Au Québec, les villes donnent un plein de fonds de pension à 30 ans de service, ou 32 dans le secteur public, ce qui est un non-sens, il risque d’être plus longtemps à la retraite qu’ils ont travaillé, d’où les déficits actuariels et des retraites insolvables.

Nos politiciens n’ont même pas eu le courage de relever le nombre d’années minimum pour avoir un plein fonds de pension, typique de nos politiciens
carriéristes et irresponsables.

Sweden, Germany and Japan already have an automatic balancing system to deal with deteriorating pension finances, largely by making the inflation-linking of benefits less generous. The Netherlands, which has the best-funded (and widely admired) DB pension system in the world, also limits inflation-linking, but delivers pensions that are very close to average earnings. Research by Towers Watson shows that it has a higher ratio of pension assets to GDP than any other country—and it benefits from economies of scale, with pension provision dominated by the giant ABP and PGGM funds. However, contributions are high and the rules on solvency are extremely strict, requiring liabilities to be more than 100% funded.

Pensions  Falling short - 4

Vous remarquez dans le secteur privé en 1979, les régimes à prestations déterminées étaient à 62 %, en 2009 seulement 7 %. Pourquoi ?, parce qu'il savait que ces régimes étaient insolvables, par contre, nos politiciens comme d'habitude toujours aussi irresponsables ont préféré transporter le problème à plus tard.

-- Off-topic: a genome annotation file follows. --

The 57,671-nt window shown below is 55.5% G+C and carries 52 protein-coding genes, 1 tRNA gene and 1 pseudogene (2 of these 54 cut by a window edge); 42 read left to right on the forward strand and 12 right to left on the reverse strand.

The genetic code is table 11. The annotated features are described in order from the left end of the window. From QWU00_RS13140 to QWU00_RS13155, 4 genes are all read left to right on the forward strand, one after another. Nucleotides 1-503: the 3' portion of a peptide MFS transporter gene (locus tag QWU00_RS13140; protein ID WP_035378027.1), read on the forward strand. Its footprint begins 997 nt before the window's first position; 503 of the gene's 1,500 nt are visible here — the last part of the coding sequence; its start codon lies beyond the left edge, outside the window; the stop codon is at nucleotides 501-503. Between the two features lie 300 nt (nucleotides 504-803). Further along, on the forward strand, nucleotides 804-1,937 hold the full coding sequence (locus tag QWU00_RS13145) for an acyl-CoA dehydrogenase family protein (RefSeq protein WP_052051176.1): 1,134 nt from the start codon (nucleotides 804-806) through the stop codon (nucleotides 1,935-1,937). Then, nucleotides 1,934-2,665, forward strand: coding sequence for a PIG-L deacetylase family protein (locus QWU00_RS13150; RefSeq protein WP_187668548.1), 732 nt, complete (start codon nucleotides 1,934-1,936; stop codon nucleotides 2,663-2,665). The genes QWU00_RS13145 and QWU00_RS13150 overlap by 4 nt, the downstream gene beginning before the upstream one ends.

Pension promises involve a transfer from one generation to another, even when one of those generations is too young to vote. That is true even when schemes are funded, and the money invested in equities and bonds; future workers will have to generate the income needed to pay the dividends on those shares and the interest on that debt.

Pour la paix syndicale, on donne des retraites insolvables sur le dos des futures contribuables, ce qui est tout à fait immoral et illégitime.

That is turning pensions into a battleground, pitting young against old and taxpayers against pensioners. The fiscal crisis has exacerbated the fight. Pension promises made by the government (either to all citizens or to public-sector workers) do not show up in the debt-to-GDP ratios that are used to analyse state finances. Adding them in makes the position look even more alarming. On conservative accounting assumptions, the combined pension deficits of the American states are equal to a quarter of the gross federal debt.